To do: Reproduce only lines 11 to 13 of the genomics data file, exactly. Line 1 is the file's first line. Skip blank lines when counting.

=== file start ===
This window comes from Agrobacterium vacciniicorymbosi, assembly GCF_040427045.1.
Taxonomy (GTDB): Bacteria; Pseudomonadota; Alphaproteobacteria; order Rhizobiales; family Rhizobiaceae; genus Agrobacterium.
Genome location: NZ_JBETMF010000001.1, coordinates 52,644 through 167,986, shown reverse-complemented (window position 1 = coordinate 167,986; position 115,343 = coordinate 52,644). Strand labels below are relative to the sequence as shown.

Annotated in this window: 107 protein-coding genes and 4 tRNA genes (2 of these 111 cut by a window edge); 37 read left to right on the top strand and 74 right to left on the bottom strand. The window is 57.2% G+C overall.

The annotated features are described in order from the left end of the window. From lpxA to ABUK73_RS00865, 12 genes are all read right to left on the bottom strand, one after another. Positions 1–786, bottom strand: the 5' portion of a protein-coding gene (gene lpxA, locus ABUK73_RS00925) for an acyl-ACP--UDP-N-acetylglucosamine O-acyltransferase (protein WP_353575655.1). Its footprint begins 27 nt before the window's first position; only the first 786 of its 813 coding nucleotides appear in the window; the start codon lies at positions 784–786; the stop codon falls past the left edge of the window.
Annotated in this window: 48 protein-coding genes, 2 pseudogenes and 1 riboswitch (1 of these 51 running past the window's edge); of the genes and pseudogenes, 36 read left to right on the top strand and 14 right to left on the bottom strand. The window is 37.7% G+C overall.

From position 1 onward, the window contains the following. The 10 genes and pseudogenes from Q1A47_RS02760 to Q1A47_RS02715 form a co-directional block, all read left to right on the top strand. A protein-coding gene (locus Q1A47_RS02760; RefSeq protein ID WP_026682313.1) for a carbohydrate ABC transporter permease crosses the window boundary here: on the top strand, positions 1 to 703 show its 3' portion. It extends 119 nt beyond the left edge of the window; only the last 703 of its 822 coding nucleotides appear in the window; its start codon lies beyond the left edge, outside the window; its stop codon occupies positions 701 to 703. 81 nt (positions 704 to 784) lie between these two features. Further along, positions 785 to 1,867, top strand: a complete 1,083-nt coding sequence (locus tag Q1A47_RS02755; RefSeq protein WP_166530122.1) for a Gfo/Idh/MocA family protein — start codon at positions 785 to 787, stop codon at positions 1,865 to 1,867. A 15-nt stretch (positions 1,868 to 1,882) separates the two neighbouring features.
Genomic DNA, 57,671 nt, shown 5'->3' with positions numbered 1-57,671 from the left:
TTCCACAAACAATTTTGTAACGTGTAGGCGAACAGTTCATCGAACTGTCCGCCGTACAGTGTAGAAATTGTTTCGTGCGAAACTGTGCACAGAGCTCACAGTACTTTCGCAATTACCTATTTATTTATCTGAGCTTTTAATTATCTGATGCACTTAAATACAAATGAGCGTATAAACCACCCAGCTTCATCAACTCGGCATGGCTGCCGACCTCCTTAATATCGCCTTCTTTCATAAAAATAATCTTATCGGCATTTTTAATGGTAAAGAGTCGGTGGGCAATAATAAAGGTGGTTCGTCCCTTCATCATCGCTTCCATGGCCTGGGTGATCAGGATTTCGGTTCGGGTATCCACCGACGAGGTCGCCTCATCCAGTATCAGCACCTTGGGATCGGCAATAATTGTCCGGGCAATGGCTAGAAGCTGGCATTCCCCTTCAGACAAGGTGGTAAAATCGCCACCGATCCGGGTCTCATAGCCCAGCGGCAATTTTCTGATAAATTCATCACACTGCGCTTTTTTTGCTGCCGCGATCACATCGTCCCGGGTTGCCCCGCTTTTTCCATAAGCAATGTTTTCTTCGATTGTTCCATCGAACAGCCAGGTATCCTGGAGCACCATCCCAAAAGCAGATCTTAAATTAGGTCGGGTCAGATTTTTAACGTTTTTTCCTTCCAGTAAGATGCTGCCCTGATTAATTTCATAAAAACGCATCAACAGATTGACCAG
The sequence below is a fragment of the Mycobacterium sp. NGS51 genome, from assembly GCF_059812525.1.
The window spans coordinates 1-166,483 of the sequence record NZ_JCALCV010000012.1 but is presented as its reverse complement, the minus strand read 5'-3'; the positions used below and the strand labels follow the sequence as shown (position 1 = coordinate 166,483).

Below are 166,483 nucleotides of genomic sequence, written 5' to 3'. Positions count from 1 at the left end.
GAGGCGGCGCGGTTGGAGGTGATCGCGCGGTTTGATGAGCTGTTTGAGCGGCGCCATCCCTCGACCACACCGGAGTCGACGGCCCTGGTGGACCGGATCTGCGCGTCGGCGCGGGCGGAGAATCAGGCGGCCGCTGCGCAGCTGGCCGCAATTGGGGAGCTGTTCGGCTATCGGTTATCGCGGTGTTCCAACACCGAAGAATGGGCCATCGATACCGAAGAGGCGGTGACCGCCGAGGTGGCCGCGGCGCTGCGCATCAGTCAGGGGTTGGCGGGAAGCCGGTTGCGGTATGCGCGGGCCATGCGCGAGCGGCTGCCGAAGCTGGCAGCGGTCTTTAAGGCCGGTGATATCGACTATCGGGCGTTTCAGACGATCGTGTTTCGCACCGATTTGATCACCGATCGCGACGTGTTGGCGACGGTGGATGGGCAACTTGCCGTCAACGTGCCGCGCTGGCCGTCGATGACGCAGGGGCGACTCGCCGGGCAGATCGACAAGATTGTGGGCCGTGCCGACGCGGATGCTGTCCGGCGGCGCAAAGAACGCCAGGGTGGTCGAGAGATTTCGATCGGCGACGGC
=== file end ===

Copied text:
The window spans coordinates 1-166,483 of the sequence record NZ_JCALCV010000012.1 but is presented as its reverse complement, the minus strand read 5'-3'; the positions used below and the strand labels follow the sequence as shown (position 1 = coordinate 166,483).

Below are 166,483 nucleotides of genomic sequence, written 5' to 3'. Positions count from 1 at the left end.
GAGGCGGCGCGGTTGGAGGTGATCGCGCGGTTTGATGAGCTGTTTGAGCGGCGCCATCCCTCGACCACACCGGAGTCGACGGCCCTGGTGGACCGGATCTGCGCGTCGGCGCGGGCGGAGAATCAGGCGGCCGCTGCGCAGCTGGCCGCAATTGGGGAGCTGTTCGGCTATCGGTTATCGCGGTGTTCCAACACCGAAGAATGGGCCATCGATACCGAAGAGGCGGTGACCGCCGAGGTGGCCGCGGCGCTGCGCATCAGTCAGGGGTTGGCGGGAAGCCGGTTGCGGTATGCGCGGGCCATGCGCGAGCGGCTGCCGAAGCTGGCAGCGGTCTTTAAGGCCGGTGATATCGACTATCGGGCGTTTCAGACGATCGTGTTTCGCACCGATTTGATCACCGATCGCGACGTGTTGGCGACGGTGGATGGGCAACTTGCCGTCAACGTGCCGCGCTGGCCGTCGATGACGCAGGGGCGACTCGCCGGGCAGATCGACAAGATTGTGGGCCGTGCCGACGCGGATGCTGTCCGGCGGCGCAAAGAACGCCAGGGTGGTCGAGAGATTTCGATCGGCGACGGC